A year after the death of Osama bin Laden, American special operators are training their sights on his successor, Ayman al-Zawahiri, the former Egyptian Army surgeon widely regarded as the mastermind of major attacks against Americans and other targets. And forces loyal to Zawahiri, who affectionately call him “Glasses” because of his trademark oversize spectacles, are determined to guard their leader.
Zawahiri’s safety was the main subject of conversation when several senior al Qaeda operatives and a handful of other militants sat down for a dinner meeting in North Waziristan six months ago, according to a well-placed Taliban source. The host of the dinner, from a prominent Taliban family, had a sheep slaughtered in honor of his Arab guests. Over a meal of mutton kebabs and pilau, the men expressed concerns about Zawahiri’s security in light of bin Laden’s bloody end. They said Zawahiri’s handlers and tribal hosts had strongly advised him “to move to a new place,” to stop using electronic devices, to limit his exposure by issuing fewer audio and video propaganda tapes, and to exercise extreme caution in dealing with couriers.
“We are hoping he can avoid being captured by the U.S. for at least 10 more years,” the source says. One of the al Qaeda operatives at the dinner, which took place outside the town of Miran Shah, asked if the Afghan Taliban would consider harboring Zawahiri if he decided to hide in Afghanistan. According to the Taliban source, the Afghan was noncommittal.
Taliban and al Qaeda operatives who have met Zawahiri say he is highly respected in militant circles, both as a thinker and a doer. He’s not nearly as charismatic as bin Laden, but in some ways, he’s more important. Bin Laden was the face of terror, but Zawahiri is the mind: an important ideologue as well as an operational commander.
He’s under increasing pressure now to carry out a fresh act of headline-grabbing mayhem. “Zawahiri needs to terrorize in order to really cement his position as bin Laden’s long-term successor,” says Bruce Riedel, a former CIA official who has advised the Obama administration on counterterror policy. Yet the new al Qaeda chief faces a dilemma: the more involved he gets in planning and propaganda, the more exposed he becomes. And he can’t conduct terror operations if he’s dead, much less serve as a symbol of al Qaeda resilience.
American intelligence on him is sketchy; the last time U.S. agents are known to have had actionable intelligence on his whereabouts was in January 2006, when they learned that he had been invited to an Islamic holiday dinner in a mud-walled compound on Pakistan’s border with Afghanistan. A Predator drone fired a salvo of Hellfire missiles at the compound, killing some 18 people, including several al Qaeda militants. But Zawahiri was not among them.
“There are indicators that some elements of the Pakistani government may be protecting Zawahiri,” says a U.S. intel official who did not want to be named discussing sensitive information. “We have reports that he’s been hanging out in Karachi for brief periods, and we just don’t think he’s going to be doing that without a lot of people knowing about it.”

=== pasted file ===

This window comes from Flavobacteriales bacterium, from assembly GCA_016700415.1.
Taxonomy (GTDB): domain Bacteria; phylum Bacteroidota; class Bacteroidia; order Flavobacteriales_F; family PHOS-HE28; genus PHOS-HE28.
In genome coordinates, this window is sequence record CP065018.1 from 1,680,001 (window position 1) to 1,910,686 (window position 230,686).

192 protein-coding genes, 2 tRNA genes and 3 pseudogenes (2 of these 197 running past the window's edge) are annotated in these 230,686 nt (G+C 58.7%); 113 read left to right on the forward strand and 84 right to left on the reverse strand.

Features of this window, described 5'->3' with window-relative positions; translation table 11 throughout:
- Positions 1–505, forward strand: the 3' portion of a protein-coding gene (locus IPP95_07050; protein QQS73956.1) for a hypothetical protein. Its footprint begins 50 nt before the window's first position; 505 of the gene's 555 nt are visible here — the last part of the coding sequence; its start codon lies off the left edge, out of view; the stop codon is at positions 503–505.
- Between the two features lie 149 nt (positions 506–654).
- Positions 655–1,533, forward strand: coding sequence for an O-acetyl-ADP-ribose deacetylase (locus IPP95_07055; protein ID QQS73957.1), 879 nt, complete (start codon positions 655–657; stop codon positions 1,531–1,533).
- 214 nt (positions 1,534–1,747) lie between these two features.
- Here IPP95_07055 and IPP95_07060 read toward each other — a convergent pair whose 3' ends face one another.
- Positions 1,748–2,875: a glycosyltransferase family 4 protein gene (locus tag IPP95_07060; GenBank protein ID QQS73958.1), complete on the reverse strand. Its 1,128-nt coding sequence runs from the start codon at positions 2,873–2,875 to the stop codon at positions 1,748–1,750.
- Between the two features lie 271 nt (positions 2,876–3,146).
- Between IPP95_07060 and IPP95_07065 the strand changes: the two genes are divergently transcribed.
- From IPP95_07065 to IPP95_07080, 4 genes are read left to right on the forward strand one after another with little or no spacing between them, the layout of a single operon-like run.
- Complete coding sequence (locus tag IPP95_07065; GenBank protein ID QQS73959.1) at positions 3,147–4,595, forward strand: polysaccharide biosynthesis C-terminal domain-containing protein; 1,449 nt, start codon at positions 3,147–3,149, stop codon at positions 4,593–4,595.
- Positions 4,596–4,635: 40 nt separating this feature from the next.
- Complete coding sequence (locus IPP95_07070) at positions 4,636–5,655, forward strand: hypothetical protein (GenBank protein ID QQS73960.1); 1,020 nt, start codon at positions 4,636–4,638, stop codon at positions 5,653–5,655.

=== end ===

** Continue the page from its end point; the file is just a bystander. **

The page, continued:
At the moment, it would be politically fraught, however, for American special operators and CIA agents to carry out an attack even in the remote tribal areas, much less in a city. Pakistan’s political and military leaders, humiliated and furious that Washington kept them in the dark about the bin Laden raid and other missions, have forbidden the United States from conducting drone strikes in their territory. American forces are respecting Pakistani wishes—for now—in an effort to “lower the temperature,” says one senior administration official. But that forbearance won’t last long. Eventually, American officials tell Newsweek, offensive drone operations will restart, with or without Pakistan’s approval.
The militants who gathered for dinner near Miran Shah were still mourning bin Laden’s death at the time. They recalled the care he had taken to protect himself. Bin Laden’s trusted aide and courier, Abu Ahmed al-Kuwaiti, had devised ingenious ways to move his leader from one safe house to another in Pakistan. He had hidden bin Laden inside a large box that was fitted at the bottom of Pakistan’s brightly colored transport trucks. The box would be stuffed under cargoes of cement, wheat flour and rice sacks, or even under a noisy collection of goats, sheep, or chickens.
The men blamed the courier, a Pakistani Pashtun from the tribal areas who had lived in Kuwait for a time, for bin Laden’s death. “A Qaeda investigation showed that al-Kuwaiti’s carelessness provided the clues for our enemies to discover the sheik’s house,” says the Taliban operative. “He was not a traitor, but his mistakes led to the great sheik’s death.” The blunders included driving the same car every time he went to the compound inside the Pakistani garrison town of Abbottabad and using a cellphone that could be monitored.
The militants at the dinner didn’t want Zawahiri to make similar mistakes. They lamented the heavy casualties that armed drones had inflicted on al Qaeda’s hierarchy. All of them had heard that bin Laden had become increasingly depressed and detached as the death toll of his lieutenants mounted. “The sheik’s last days were painful, as he was hearing bad news all the time about the loss of the remaining Qaeda leaders,” the source says. “The sheik’s last year was not a good one.”
Zawahiri is more connected to day-to-day operations. He was involved, for instance, in the 2005 bombing of the London Underground and in the assassination of former Pakistani prime minister Benazir Bhutto in 2007. It seems he also played a role in deploying a Jordanian double agent to bomb a CIA base in Khost, Afghanistan, in 2009. The CIA operatives who were killed believed they were about to receive key intelligence on Zawahiri’s whereabouts. “That attack gave a big boost to Zawahiri’s credentials as a terror planner,” says Riedel.